I did not grow up in a house where if I did something gravely wrong I would hear words from my parents like, "You're a sinner," or, "What you did was a sin." Yet, I knew that when I did something really bad I would feel the wrath coming my way like a tsunami. Usually it died down to a stern admonishment or being banished to my room, which, of course, led me to let out a great sigh of relief.
The truth is, I only heard about sin when the rabbis talked about it in the abstract from the pulpit. I later learned about the history of the idea through five years of study to become a rabbi. That is not to say that I have not sinned; what I am saying is that it was never part of the language I used growing up or part of the parlance in my social circles or from my religious education.
Yom Kippur will arrive next week, and I shall speak about the meaning of sin from the pulpit. The High Holy Days maintain a tension between sin and repentance. The purpose of the Days of Awe is to create a bridge from sinful to godlike behavior. The challenge is to cross over that bridge to receive divine pardon and embrace spiritual renewal. This process begins on Rosh Hashanah, the Jewish New Year, and concludes 10 days later on Yom Kippur.
Judaism urges its followers to begin a serious period of introspection into sinful behavior, which we may have committed against ourselves, our neighbors and family as well as God. If we accomplish this spiritual trek then we will be, according to the Talmud, written and sealed in God's book of life for another year of goodness and blessing.
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The biblical word for sin, "hatah," literally means to miss the mark. That is, human beings sin when they disobey the sacred commandments that God set down for them as individuals and as a community to follow in order to lead a life of holiness. The first part of the journey to return to God is to acknowledge our transgressions. That process of return is called repentance and by doing so God will pardon us, which leads us into a state of atonement.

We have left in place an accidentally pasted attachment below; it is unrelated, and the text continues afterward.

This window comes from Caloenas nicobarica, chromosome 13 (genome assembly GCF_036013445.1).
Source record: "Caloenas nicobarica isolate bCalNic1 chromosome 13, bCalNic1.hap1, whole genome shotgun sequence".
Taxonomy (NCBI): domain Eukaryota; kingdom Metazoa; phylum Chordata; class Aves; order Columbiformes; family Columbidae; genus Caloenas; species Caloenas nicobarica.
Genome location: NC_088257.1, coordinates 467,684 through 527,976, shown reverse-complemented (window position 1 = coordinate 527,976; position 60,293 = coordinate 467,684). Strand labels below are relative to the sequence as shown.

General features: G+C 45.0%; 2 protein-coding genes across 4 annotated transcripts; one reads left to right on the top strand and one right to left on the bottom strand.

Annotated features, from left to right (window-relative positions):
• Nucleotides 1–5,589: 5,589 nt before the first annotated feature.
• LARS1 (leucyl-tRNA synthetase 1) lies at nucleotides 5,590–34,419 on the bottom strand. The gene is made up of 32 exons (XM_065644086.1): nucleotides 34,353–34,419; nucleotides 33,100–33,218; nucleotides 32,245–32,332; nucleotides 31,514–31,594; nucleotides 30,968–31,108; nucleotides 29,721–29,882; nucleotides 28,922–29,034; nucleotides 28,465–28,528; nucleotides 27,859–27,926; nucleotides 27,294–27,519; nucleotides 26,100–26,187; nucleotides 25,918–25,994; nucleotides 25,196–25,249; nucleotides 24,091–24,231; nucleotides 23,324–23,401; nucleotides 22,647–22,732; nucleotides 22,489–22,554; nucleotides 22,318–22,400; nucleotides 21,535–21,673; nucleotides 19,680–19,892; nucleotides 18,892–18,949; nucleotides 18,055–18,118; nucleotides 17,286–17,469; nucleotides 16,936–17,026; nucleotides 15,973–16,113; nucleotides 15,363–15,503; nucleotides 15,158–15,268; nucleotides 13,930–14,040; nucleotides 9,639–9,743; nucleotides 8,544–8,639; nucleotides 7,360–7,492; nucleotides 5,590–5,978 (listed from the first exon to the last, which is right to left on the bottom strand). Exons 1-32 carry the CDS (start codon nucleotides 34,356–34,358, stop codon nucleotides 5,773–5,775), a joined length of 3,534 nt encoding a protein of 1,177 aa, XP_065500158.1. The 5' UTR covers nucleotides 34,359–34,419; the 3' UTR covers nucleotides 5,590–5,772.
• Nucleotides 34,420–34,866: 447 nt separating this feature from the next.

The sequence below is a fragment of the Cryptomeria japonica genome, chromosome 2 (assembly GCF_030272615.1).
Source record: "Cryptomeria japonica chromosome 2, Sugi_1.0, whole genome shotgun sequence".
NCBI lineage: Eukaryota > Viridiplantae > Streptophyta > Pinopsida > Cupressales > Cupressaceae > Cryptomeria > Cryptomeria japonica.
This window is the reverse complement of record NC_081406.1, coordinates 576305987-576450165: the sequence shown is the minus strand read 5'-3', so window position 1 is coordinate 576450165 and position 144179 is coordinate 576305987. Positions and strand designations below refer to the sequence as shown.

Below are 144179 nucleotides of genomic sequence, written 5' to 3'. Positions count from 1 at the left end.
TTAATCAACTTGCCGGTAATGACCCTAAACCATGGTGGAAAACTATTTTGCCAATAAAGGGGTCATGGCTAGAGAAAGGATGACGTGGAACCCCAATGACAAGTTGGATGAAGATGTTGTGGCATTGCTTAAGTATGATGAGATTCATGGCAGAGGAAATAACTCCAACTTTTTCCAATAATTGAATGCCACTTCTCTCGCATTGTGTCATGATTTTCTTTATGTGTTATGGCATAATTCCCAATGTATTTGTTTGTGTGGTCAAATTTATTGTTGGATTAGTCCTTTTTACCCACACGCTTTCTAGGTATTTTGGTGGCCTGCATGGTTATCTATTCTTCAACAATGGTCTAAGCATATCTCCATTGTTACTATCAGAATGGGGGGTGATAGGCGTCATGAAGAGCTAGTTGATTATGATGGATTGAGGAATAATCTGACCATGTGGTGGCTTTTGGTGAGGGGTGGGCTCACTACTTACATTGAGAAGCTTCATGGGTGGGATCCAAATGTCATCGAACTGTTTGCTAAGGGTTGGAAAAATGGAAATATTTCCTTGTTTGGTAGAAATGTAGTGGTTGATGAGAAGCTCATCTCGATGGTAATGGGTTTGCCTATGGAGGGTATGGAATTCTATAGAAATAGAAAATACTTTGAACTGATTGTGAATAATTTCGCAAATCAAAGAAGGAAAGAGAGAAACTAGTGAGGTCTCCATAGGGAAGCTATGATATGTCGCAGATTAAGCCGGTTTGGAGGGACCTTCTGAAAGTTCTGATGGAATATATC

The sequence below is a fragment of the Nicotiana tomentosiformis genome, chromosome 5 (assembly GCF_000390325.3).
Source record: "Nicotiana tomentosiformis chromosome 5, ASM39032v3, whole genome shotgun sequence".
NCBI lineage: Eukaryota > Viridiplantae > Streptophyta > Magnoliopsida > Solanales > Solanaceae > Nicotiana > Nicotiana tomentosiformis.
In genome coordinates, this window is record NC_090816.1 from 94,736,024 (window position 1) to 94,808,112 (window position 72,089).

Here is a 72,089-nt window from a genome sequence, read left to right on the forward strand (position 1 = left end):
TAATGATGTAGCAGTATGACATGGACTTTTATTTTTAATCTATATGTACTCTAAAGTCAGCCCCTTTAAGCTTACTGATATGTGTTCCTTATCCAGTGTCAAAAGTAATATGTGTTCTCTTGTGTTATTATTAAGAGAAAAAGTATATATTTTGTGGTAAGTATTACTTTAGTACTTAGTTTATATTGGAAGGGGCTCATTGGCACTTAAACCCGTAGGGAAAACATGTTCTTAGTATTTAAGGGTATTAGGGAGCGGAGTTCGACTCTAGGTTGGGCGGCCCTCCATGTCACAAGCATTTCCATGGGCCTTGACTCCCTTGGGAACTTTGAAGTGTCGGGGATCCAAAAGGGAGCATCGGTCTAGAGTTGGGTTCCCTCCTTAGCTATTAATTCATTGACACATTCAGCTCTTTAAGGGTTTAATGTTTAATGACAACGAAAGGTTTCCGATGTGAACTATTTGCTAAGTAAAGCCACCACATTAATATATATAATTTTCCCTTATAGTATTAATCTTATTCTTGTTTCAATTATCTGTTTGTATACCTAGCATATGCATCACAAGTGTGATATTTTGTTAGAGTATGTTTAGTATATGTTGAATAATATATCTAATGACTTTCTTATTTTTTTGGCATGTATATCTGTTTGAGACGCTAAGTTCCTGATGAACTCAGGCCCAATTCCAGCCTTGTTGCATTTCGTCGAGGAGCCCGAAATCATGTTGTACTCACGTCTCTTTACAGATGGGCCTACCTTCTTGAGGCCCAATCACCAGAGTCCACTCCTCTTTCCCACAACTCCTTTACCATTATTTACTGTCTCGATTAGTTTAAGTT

"I, I alone, am he who wipes away your transgressions for my sake" (Isaiah 43:25). The prophet Isaiah spoke of God's role, which is to grant pardon to us as long as we do our part to admit sinful behavior and be committed to not repeating it again. Isaiah continued by saying, "I have carried away your transgressions like a thick cloud and your sins as a mist" (44:22). The amazing part about this act of forgiveness is that the day itself, according to God, provides forgiveness.
That is not to say that this day is the only a time a Jewish person may repent and ask God or her neighbor for forgiveness. It simply is the day ordained by the Torah, in which the community is commanded to engage in one communal act of atonement and God agrees to forgive us.
This day requires everyone to purify ourselves in order to achieve this spiritual state of returning to God. That is why Jewish people are forbidden to eat, work, attend school or engage in any activities that are considered mundane. We devote ourselves exclusively to communal prayer from sunset to sunset. When we, as the Torah says, "afflict our souls," with confessions and acts of contrition, we prepare ourselves to be worthy of Divine mercy and ultimately forgiveness.
The beauty of Yom Kippur is that God gives us a second chance to make amends and get things right. By the end of the 24-hour fast we greet each other joyously with "Happy New Year" or "Shana Tova" and feel that wonderful sense of spiritual renewal. We break the fast with a festive communal meal celebrating the underlying feeling that life will get better and that we are making a difference in the world by starting with our own lives.
Happy New Year to the Jewish community in the Lowcountry.
Columnist Rabbi Brad L. Bloom is the rabbi at Congregation Beth Yam on Hilton Head Island. He can be reached at 843-689-2178. Read his blog at www.fusion613.blogspot.com and follow him at twitter.com/rabbibloom.